Briton captured in Ukraine used as ‘punching bag’ over days of torture

UK

A freed British prisoner of war who was held by Russian-backed separatists has told Sky News how he was tortured over several days.

John Harding said he was used as a “punching bag” by the guards in a holding facility in the self-declared Donetsk People’s Republic in eastern Ukraine.

The centre was run by the MGB, which he said was the equivalent of Russia’s FSB, formerly the KGB.

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He said he was held there for about nine days in a small cell about 4ft by 6ft, between being taken to the prosecutor’s office for questioning.

Mr Harding was one of five Britons freed in recent days in a prisoner swap with Russia. He is now back in the UK after his release with the help of the Ukrainians and the Saudis.

Shaun Pinner (centre) and Aiden Aslin (right). John Harding has his thumb up
Image:
Mr Harding, left, with fellow POWs Shaun Pinner and Aiden Aslin on a plane after their release

Mr Harding, 59, had been in Ukraine teaching its soldiers how to use first aid kits.

When the Russians crossed the border in the February invasion, they were near his base and he ended up in the Azovstal steel complex in Mariupol, where he and his colleagues fled because it was a good defensive position with underground tunnels.

They were surrounded after the site was besieged by Russian forces and famously held out there for a number of weeks before surrendering in May due to running out of ammunition.

He said he was originally taken to a prisoner of war camp for about four days before being transported to the holding facility where he suffered days of torture.

Mr Harding said he suffered a fractured sternum, damage to his coccyx, broken ribs and neurological damage to his hand in Donetsk.

John Harding pictured during a court hearing in Donetsk in August
Image:
Mr Harding at a court hearing in Donetsk in August

He said he was beaten up about five to six times by the guards “for fun”.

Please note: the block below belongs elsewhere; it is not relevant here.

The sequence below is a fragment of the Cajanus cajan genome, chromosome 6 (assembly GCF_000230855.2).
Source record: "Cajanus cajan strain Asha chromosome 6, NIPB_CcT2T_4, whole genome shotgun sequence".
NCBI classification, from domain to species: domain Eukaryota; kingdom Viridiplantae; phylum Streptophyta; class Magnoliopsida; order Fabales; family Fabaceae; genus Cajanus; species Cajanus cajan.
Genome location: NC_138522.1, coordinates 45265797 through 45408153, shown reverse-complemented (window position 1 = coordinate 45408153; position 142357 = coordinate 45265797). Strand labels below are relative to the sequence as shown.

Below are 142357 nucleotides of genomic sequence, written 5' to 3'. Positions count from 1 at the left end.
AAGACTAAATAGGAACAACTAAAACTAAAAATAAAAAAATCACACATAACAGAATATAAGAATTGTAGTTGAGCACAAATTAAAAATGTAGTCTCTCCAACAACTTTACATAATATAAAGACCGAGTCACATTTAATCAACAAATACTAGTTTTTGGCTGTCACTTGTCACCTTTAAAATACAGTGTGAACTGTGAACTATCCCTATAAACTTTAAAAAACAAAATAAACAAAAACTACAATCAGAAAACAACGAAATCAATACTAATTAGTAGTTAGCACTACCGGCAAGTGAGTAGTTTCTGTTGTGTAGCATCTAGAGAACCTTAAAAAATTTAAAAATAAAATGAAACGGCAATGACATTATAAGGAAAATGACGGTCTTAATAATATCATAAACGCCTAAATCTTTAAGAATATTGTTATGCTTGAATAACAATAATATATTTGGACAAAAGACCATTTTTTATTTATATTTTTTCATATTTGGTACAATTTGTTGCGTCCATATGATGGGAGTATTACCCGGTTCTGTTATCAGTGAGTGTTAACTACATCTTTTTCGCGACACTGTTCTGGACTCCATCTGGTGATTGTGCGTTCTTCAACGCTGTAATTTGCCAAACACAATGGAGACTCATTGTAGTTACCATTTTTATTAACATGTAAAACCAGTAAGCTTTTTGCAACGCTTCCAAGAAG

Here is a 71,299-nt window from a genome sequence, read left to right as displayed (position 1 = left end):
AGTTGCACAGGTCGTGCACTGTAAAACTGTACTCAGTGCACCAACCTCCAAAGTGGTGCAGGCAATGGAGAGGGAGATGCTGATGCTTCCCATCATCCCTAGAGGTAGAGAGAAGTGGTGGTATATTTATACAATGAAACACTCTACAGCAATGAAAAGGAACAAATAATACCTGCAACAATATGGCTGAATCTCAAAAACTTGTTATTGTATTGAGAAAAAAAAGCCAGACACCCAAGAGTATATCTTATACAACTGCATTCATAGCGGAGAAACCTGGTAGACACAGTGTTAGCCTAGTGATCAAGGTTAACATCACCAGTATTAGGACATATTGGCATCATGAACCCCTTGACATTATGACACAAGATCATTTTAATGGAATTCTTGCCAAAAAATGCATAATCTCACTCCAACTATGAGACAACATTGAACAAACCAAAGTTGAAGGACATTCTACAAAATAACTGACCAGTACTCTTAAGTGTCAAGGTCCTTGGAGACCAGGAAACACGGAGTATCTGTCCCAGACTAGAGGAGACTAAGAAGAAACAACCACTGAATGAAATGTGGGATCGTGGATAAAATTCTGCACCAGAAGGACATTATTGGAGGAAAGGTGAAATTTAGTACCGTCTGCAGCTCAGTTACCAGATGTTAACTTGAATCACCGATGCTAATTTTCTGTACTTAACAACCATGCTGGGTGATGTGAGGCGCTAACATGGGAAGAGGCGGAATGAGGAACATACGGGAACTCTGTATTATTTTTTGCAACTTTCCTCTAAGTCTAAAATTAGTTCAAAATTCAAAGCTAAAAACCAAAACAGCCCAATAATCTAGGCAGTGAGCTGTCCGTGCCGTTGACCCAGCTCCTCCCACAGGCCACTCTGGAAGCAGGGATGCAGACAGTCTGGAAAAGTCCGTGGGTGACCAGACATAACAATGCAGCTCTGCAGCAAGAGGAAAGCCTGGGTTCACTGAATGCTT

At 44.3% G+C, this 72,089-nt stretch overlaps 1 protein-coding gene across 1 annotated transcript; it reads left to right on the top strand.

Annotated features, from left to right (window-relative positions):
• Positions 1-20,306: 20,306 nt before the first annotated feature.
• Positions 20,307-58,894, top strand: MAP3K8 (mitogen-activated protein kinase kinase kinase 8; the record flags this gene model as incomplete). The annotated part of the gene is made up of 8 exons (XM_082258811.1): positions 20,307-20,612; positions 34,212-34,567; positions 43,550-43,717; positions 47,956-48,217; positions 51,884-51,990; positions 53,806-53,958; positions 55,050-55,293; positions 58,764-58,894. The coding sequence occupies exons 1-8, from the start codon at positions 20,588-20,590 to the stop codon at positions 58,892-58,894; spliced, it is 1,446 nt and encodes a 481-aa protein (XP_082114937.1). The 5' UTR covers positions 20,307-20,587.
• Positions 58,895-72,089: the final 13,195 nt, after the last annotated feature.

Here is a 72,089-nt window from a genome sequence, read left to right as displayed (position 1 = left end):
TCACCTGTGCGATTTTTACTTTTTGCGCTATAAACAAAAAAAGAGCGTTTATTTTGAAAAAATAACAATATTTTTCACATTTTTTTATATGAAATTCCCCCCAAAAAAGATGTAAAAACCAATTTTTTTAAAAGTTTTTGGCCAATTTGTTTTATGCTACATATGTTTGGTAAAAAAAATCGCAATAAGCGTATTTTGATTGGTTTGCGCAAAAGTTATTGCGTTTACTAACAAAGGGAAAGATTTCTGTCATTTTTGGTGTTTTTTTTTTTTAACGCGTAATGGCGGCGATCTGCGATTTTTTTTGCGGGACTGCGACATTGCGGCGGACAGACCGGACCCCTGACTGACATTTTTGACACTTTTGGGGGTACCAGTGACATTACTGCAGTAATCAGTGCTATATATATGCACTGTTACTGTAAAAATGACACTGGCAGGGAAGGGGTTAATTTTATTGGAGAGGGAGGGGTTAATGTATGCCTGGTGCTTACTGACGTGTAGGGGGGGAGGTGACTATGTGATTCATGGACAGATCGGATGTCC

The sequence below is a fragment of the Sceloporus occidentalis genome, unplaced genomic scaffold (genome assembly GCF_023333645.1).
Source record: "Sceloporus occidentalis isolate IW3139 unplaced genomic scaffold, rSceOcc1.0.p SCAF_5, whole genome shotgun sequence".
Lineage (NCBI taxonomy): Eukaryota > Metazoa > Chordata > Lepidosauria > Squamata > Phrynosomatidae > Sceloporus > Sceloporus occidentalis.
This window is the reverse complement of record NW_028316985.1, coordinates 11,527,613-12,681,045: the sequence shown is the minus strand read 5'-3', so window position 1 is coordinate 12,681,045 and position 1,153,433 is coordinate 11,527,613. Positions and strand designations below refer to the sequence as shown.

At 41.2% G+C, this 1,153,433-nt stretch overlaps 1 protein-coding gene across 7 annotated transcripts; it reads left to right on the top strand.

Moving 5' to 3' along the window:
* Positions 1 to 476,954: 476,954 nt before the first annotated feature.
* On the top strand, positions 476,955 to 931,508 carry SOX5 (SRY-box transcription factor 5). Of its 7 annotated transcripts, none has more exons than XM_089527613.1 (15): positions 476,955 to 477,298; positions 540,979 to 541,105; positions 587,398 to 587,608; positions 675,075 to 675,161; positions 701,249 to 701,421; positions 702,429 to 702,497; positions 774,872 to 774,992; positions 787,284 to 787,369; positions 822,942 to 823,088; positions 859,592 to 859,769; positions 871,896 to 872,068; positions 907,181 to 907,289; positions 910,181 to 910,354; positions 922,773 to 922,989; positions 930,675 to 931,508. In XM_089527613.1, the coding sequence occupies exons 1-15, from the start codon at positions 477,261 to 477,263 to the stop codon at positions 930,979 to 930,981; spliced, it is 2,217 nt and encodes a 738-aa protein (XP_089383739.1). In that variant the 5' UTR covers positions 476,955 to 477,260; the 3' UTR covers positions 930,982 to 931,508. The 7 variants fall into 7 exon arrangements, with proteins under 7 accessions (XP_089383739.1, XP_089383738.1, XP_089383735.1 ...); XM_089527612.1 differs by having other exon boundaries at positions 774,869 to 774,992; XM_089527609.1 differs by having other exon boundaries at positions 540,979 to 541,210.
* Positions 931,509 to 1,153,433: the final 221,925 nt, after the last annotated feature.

“Every time we left for the prosecutor’s office we got beaten up.”

In the worst attack, which lasted about 30 minutes, he said he was handcuffed with his arms behind his back and was pushed to the floor.

He said at least four guards kicked him in the chest, ribs, kidneys and in the face.

“One man stood on my hips and jumped up and down,” he said.

John Harding pictured in a courtroom in Donetsk in August. Pic: AP
Image:
Pic: AP

He added: “I think I used to quite annoy the guards because I tend not to scream when I’m beaten and I think that annoyed them.”

Mr Harding admitted he feared for his life several times.

“I had a feeling… if they kicked you to death they wouldn’t be that bothered. I thought it was heading that way.

“If you are going to be killed best to get it over with. They enjoyed it, the tormentors.”

He said he was given “very little food and water” and not allowed any exercise during his time there.

Mr Harding said most of the time in his cell was spent listening out for guards.

“You were always aware that there was a camera in the corner of the cell.

He says being seen too static could be dangerous, especially if asleep.

“If the guards saw that you were static and not moving for a bit, they’d come down to see if you were asleep, and if you were asleep you’d get a beating.”

Mr Harding said after about nine days in detention he was moved to a civilian prison where he was kept for months until his release.

He said the treatment in the jail was not as bad as that which he faced in the detention centre.

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